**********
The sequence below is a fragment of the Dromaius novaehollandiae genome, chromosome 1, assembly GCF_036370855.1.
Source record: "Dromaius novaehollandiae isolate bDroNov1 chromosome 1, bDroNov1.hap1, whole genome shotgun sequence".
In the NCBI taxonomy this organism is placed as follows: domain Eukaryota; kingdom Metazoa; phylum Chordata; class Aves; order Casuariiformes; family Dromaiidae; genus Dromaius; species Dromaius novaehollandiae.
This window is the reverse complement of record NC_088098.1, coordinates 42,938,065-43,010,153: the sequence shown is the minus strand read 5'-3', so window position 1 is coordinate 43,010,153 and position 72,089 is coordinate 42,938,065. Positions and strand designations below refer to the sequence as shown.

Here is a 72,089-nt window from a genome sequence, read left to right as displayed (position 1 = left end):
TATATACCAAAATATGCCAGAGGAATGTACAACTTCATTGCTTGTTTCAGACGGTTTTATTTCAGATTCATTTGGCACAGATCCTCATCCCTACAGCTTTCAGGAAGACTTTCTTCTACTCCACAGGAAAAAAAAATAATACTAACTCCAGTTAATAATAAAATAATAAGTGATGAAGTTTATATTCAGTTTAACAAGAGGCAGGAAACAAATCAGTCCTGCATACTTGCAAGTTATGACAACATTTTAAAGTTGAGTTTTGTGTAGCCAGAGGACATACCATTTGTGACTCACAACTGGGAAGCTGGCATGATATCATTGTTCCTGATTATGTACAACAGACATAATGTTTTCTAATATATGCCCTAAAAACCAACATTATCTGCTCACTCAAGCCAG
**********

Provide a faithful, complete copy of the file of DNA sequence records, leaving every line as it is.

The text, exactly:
The sequence below is a fragment of the Dromaius novaehollandiae genome, chromosome 1, assembly GCF_036370855.1.
Source record: "Dromaius novaehollandiae isolate bDroNov1 chromosome 1, bDroNov1.hap1, whole genome shotgun sequence".
In the NCBI taxonomy this organism is placed as follows: domain Eukaryota; kingdom Metazoa; phylum Chordata; class Aves; order Casuariiformes; family Dromaiidae; genus Dromaius; species Dromaius novaehollandiae.
This window is the reverse complement of record NC_088098.1, coordinates 42,938,065-43,010,153: the sequence shown is the minus strand read 5'-3', so window position 1 is coordinate 43,010,153 and position 72,089 is coordinate 42,938,065. Positions and strand designations below refer to the sequence as shown.

Here is a 72,089-nt window from a genome sequence, read left to right as displayed (position 1 = left end):
TATATACCAAAATATGCCAGAGGAATGTACAACTTCATTGCTTGTTTCAGACGGTTTTATTTCAGATTCATTTGGCACAGATCCTCATCCCTACAGCTTTCAGGAAGACTTTCTTCTACTCCACAGGAAAAAAAAATAATACTAACTCCAGTTAATAATAAAATAATAAGTGATGAAGTTTATATTCAGTTTAACAAGAGGCAGGAAACAAATCAGTCCTGCATACTTGCAAGTTATGACAACATTTTAAAGTTGAGTTTTGTGTAGCCAGAGGACATACCATTTGTGACTCACAACTGGGAAGCTGGCATGATATCATTGTTCCTGATTATGTACAACAGACATAATGTTTTCTAATATATGCCCTAAAAACCAACATTATCTGCTCACTCAAGCCAG